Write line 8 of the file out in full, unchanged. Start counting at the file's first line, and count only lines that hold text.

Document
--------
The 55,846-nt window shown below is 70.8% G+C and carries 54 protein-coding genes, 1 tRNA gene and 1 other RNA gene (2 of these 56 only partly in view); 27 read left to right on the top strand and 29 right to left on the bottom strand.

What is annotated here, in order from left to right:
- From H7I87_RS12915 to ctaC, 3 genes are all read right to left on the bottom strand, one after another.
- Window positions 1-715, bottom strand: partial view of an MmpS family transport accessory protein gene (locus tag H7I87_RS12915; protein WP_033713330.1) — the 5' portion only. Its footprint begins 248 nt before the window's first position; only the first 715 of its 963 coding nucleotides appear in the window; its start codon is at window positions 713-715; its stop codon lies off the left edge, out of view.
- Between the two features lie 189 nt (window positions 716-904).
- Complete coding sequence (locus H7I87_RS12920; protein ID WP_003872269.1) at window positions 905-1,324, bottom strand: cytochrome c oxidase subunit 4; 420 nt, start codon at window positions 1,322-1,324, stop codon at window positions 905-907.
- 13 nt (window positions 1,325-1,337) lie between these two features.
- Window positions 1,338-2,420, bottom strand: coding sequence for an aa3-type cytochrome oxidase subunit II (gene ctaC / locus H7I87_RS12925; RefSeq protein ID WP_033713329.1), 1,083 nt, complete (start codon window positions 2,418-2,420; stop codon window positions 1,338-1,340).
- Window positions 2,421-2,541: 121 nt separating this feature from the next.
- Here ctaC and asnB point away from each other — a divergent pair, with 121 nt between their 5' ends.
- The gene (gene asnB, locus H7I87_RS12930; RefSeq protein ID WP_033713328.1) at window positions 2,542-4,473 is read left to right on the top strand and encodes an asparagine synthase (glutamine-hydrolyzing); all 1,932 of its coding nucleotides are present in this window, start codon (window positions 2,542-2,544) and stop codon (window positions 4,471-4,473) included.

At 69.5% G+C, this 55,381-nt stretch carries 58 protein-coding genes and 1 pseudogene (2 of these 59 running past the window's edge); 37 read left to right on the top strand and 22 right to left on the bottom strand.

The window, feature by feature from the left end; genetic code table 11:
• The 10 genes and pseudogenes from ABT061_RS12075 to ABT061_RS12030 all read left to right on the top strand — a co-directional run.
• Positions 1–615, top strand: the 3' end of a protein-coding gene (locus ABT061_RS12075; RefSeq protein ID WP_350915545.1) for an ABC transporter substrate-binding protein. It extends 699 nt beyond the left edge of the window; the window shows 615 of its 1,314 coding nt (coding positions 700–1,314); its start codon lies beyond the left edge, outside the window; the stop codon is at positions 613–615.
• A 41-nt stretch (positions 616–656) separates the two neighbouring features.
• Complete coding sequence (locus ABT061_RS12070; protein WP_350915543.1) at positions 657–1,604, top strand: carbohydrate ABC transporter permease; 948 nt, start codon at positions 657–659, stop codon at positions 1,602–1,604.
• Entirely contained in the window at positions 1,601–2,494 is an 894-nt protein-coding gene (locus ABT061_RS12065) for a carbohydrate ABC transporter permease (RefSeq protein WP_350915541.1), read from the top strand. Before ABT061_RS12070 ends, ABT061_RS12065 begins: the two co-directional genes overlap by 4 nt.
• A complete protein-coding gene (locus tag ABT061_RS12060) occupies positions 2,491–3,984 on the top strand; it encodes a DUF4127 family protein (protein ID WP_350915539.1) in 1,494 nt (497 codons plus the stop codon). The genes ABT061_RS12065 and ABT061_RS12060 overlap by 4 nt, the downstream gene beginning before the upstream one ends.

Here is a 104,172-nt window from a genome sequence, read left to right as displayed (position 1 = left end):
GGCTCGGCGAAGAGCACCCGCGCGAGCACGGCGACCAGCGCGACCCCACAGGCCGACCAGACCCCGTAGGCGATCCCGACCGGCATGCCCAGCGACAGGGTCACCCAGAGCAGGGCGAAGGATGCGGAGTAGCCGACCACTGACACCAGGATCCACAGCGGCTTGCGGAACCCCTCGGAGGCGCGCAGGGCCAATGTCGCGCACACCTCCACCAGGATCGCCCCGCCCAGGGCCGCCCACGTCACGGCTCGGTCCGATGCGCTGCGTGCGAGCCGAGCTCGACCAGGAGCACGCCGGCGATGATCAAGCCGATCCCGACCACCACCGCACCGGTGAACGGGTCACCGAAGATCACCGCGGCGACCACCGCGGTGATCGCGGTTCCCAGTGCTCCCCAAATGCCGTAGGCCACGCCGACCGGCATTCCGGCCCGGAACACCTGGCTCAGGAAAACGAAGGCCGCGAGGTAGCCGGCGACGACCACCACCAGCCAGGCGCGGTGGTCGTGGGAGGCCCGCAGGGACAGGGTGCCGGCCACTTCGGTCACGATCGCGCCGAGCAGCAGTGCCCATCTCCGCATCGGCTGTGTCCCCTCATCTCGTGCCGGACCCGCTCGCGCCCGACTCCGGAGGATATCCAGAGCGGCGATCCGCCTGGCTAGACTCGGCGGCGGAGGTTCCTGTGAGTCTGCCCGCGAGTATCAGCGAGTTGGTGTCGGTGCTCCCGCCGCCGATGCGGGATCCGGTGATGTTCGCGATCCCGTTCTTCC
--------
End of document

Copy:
- Window positions 1,338-2,420, bottom strand: coding sequence for an aa3-type cytochrome oxidase subunit II (gene ctaC / locus H7I87_RS12925; RefSeq protein ID WP_033713329.1), 1,083 nt, complete (start codon window positions 2,418-2,420; stop codon window positions 1,338-1,340).